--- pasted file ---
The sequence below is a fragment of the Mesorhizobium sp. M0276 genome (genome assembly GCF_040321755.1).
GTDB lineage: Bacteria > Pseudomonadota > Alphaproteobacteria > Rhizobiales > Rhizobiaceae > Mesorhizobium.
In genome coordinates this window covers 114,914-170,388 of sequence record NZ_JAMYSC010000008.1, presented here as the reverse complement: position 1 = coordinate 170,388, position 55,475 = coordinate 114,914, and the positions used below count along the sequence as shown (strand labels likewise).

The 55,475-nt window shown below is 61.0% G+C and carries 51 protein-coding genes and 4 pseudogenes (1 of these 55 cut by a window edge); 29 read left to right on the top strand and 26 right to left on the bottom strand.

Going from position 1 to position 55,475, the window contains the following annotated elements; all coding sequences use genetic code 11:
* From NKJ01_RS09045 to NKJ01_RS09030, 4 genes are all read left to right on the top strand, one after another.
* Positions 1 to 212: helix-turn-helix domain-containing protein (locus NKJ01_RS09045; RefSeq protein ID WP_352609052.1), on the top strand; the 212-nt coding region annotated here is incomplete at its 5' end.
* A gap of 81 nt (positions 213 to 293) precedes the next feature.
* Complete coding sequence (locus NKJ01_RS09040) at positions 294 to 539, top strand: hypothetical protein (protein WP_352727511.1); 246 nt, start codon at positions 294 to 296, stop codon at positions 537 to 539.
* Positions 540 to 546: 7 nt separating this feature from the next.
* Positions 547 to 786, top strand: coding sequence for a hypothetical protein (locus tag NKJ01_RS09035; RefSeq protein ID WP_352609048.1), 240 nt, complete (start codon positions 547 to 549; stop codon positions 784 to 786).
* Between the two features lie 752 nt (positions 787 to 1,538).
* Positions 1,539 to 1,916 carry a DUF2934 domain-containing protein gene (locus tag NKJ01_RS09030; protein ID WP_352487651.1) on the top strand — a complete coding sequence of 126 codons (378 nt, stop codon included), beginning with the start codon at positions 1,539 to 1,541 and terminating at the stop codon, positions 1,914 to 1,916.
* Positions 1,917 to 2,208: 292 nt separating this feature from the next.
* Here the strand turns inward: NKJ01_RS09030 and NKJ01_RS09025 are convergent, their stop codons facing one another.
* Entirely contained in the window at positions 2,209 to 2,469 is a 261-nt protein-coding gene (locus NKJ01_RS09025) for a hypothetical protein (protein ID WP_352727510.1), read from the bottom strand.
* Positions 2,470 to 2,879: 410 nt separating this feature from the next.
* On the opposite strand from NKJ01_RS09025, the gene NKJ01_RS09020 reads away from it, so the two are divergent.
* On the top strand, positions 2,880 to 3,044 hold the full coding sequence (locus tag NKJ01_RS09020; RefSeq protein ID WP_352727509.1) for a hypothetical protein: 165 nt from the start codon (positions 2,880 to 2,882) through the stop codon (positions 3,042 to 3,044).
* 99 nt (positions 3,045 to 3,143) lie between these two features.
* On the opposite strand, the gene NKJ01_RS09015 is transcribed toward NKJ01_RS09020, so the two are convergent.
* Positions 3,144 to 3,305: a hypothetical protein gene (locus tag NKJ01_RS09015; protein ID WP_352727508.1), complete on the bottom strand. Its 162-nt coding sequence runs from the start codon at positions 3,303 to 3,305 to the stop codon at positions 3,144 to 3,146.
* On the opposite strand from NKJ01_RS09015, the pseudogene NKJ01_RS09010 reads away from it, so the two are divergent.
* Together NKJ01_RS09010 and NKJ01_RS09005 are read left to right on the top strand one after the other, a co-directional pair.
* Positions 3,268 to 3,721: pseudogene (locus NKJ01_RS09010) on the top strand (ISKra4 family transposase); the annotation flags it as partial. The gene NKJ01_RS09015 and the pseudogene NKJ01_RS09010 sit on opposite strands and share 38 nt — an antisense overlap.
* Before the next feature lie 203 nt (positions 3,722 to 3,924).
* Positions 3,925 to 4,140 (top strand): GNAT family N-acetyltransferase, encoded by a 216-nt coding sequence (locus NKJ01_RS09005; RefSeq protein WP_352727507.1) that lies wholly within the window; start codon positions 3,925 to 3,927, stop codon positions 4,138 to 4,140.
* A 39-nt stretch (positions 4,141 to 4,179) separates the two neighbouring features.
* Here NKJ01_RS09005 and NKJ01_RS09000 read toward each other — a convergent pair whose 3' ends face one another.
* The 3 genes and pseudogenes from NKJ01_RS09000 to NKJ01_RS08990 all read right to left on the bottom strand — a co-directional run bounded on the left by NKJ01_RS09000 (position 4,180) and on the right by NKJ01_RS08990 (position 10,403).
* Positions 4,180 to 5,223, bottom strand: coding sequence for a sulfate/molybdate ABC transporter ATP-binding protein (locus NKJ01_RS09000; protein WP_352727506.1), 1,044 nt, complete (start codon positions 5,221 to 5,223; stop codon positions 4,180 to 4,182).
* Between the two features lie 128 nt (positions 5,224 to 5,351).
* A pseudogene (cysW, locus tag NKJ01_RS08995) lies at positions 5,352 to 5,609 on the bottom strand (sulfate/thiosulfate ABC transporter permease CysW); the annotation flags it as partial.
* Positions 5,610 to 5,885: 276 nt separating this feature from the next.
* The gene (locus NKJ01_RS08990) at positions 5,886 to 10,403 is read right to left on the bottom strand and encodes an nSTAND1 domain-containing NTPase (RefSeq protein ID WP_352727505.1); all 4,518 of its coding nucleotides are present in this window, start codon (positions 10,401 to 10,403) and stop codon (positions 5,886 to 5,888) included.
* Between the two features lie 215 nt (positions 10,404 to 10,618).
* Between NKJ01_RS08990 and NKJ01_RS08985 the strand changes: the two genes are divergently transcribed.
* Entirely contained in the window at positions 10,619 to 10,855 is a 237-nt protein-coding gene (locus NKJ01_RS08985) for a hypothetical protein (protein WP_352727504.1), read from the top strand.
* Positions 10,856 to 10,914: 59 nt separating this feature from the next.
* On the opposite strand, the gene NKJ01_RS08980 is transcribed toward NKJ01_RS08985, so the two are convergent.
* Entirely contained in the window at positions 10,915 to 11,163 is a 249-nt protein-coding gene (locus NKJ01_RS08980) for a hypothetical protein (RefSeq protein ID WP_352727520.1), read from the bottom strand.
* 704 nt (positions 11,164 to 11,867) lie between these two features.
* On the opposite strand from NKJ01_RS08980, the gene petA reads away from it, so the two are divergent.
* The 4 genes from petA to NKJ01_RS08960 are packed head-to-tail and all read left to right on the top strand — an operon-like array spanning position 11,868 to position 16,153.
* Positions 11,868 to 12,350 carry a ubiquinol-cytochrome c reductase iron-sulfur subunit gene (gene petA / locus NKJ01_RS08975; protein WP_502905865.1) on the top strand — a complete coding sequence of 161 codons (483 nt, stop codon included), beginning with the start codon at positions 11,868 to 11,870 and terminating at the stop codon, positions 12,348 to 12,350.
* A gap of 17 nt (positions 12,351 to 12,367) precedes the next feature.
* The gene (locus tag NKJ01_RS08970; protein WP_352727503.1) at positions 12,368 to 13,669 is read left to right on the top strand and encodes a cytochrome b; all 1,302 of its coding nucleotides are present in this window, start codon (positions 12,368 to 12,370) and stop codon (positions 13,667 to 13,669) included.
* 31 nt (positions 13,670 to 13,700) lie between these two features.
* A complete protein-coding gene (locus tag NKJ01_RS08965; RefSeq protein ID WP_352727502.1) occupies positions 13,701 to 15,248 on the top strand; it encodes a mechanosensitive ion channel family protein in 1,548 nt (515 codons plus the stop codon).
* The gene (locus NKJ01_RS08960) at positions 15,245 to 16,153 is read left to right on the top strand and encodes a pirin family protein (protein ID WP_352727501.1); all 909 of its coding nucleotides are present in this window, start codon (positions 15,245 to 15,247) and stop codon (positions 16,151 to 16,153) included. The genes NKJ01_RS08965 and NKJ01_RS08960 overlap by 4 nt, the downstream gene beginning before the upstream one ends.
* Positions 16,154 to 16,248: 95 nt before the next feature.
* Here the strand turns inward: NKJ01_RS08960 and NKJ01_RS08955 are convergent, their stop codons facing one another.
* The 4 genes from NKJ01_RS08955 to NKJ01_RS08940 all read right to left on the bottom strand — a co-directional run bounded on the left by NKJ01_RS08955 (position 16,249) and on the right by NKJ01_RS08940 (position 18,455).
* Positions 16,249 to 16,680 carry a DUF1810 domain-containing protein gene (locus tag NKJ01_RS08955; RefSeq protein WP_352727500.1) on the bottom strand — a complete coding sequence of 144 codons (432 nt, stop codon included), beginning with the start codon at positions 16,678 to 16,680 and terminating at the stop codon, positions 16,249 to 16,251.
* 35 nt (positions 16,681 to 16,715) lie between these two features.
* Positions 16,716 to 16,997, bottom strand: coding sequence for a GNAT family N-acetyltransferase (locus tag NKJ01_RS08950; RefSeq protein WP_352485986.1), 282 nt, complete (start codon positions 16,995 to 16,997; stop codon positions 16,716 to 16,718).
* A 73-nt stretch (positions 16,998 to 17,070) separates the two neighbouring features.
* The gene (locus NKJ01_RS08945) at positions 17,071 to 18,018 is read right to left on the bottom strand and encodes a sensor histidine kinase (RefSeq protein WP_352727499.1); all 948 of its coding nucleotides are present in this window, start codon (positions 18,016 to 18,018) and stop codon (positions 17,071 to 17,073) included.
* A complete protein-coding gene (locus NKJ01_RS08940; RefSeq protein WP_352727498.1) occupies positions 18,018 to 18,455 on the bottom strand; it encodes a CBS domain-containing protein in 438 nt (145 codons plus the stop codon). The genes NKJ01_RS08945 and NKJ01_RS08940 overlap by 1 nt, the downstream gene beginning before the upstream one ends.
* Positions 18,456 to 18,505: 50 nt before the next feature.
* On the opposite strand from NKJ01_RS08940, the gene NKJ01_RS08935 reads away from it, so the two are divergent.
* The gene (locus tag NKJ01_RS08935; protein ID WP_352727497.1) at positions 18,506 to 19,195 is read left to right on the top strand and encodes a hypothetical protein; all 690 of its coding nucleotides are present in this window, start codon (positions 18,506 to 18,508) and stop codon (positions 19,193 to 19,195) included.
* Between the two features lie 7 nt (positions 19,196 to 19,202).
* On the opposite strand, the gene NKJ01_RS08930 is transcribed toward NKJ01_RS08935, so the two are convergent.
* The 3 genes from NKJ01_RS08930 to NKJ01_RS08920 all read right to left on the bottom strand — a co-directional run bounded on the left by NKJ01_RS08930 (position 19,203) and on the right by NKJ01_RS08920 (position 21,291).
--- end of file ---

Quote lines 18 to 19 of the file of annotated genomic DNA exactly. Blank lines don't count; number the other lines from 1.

* On the opposite strand from NKJ01_RS09025, the gene NKJ01_RS09020 reads away from it, so the two are divergent.
* On the top strand, positions 2,880 to 3,044 hold the full coding sequence (locus tag NKJ01_RS09020; RefSeq protein ID WP_352727509.1) for a hypothetical protein: 165 nt from the start codon (positions 2,880 to 2,882) through the stop codon (positions 3,042 to 3,044).